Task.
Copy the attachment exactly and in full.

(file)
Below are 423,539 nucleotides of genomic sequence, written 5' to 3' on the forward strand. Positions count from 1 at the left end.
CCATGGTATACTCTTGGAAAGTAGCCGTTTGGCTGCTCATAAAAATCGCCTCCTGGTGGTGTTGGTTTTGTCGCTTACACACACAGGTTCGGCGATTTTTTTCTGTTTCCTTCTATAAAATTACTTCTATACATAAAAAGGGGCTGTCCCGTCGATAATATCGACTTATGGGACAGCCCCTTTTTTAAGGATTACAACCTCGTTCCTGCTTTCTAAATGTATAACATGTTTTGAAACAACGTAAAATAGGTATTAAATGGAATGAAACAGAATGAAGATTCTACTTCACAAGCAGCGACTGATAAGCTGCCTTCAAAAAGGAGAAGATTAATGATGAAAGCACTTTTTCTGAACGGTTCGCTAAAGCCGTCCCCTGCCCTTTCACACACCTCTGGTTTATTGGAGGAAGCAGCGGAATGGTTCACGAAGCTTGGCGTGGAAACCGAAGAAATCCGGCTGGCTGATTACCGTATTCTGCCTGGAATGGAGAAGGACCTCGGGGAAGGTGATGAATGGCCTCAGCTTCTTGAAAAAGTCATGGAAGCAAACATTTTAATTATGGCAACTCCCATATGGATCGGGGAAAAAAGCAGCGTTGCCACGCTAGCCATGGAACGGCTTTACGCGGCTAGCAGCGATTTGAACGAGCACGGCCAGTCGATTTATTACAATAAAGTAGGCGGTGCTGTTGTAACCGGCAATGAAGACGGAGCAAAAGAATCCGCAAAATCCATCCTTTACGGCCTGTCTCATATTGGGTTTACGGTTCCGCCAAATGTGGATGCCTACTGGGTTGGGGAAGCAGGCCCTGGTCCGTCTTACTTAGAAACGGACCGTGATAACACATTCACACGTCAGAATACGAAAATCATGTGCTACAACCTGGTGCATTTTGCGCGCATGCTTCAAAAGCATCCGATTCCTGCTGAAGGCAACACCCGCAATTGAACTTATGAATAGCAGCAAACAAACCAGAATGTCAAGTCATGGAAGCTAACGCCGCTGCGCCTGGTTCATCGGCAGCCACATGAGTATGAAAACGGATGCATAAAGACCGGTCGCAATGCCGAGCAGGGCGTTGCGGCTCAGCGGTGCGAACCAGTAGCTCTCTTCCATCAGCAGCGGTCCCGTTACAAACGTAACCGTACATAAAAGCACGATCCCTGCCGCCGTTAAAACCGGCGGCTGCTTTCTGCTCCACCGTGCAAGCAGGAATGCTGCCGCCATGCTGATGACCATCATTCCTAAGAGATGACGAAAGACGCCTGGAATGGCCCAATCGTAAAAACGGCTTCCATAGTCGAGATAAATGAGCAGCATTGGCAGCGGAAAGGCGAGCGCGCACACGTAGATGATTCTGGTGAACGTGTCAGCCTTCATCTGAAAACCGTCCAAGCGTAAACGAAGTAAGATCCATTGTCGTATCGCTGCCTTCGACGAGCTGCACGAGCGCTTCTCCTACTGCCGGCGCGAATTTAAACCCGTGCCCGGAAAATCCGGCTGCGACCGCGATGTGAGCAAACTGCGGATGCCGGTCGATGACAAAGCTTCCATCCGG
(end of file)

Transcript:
Below are 423,539 nucleotides of genomic sequence, written 5' to 3' on the forward strand. Positions count from 1 at the left end.
CCATGGTATACTCTTGGAAAGTAGCCGTTTGGCTGCTCATAAAAATCGCCTCCTGGTGGTGTTGGTTTTGTCGCTTACACACACAGGTTCGGCGATTTTTTTCTGTTTCCTTCTATAAAATTACTTCTATACATAAAAAGGGGCTGTCCCGTCGATAATATCGACTTATGGGACAGCCCCTTTTTTAAGGATTACAACCTCGTTCCTGCTTTCTAAATGTATAACATGTTTTGAAACAACGTAAAATAGGTATTAAATGGAATGAAACAGAATGAAGATTCTACTTCACAAGCAGCGACTGATAAGCTGCCTTCAAAAAGGAGAAGATTAATGATGAAAGCACTTTTTCTGAACGGTTCGCTAAAGCCGTCCCCTGCCCTTTCACACACCTCTGGTTTATTGGAGGAAGCAGCGGAATGGTTCACGAAGCTTGGCGTGGAAACCGAAGAAATCCGGCTGGCTGATTACCGTATTCTGCCTGGAATGGAGAAGGACCTCGGGGAAGGTGATGAATGGCCTCAGCTTCTTGAAAAAGTCATGGAAGCAAACATTTTAATTATGGCAACTCCCATATGGATCGGGGAAAAAAGCAGCGTTGCCACGCTAGCCATGGAACGGCTTTACGCGGCTAGCAGCGATTTGAACGAGCACGGCCAGTCGATTTATTACAATAAAGTAGGCGGTGCTGTTGTAACCGGCAATGAAGACGGAGCAAAAGAATCCGCAAAATCCATCCTTTACGGCCTGTCTCATATTGGGTTTACGGTTCCGCCAAATGTGGATGCCTACTGGGTTGGGGAAGCAGGCCCTGGTCCGTCTTACTTAGAAACGGACCGTGATAACACATTCACACGTCAGAATACGAAAATCATGTGCTACAACCTGGTGCATTTTGCGCGCATGCTTCAAAAGCATCCGATTCCTGCTGAAGGCAACACCCGCAATTGAACTTATGAATAGCAGCAAACAAACCAGAATGTCAAGTCATGGAAGCTAACGCCGCTGCGCCTGGTTCATCGGCAGCCACATGAGTATGAAAACGGATGCATAAAGACCGGTCGCAATGCCGAGCAGGGCGTTGCGGCTCAGCGGTGCGAACCAGTAGCTCTCTTCCATCAGCAGCGGTCCCGTTACAAACGTAACCGTACATAAAAGCACGATCCCTGCCGCCGTTAAAACCGGCGGCTGCTTTCTGCTCCACCGTGCAAGCAGGAATGCTGCCGCCATGCTGATGACCATCATTCCTAAGAGATGACGAAAGACGCCTGGAATGGCCCAATCGTAAAAACGGCTTCCATAGTCGAGATAAATGAGCAGCATTGGCAGCGGAAAGGCGAGCGCGCACACGTAGATGATTCTGGTGAACGTGTCAGCCTTCATCTGAAAACCGTCCAAGCGTAAACGAAGTAAGATCCATTGTCGTATCGCTGCCTTCGACGAGCTGCACGAGCGCTTCTCCTACTGCCGGCGCGAATTTAAACCCGTGCCCGGAAAATCCGGCTGCGACCGCGATGTGAGCAAACTGCGGATGCCGGTCGATGACAAAGCTTCCATCCGG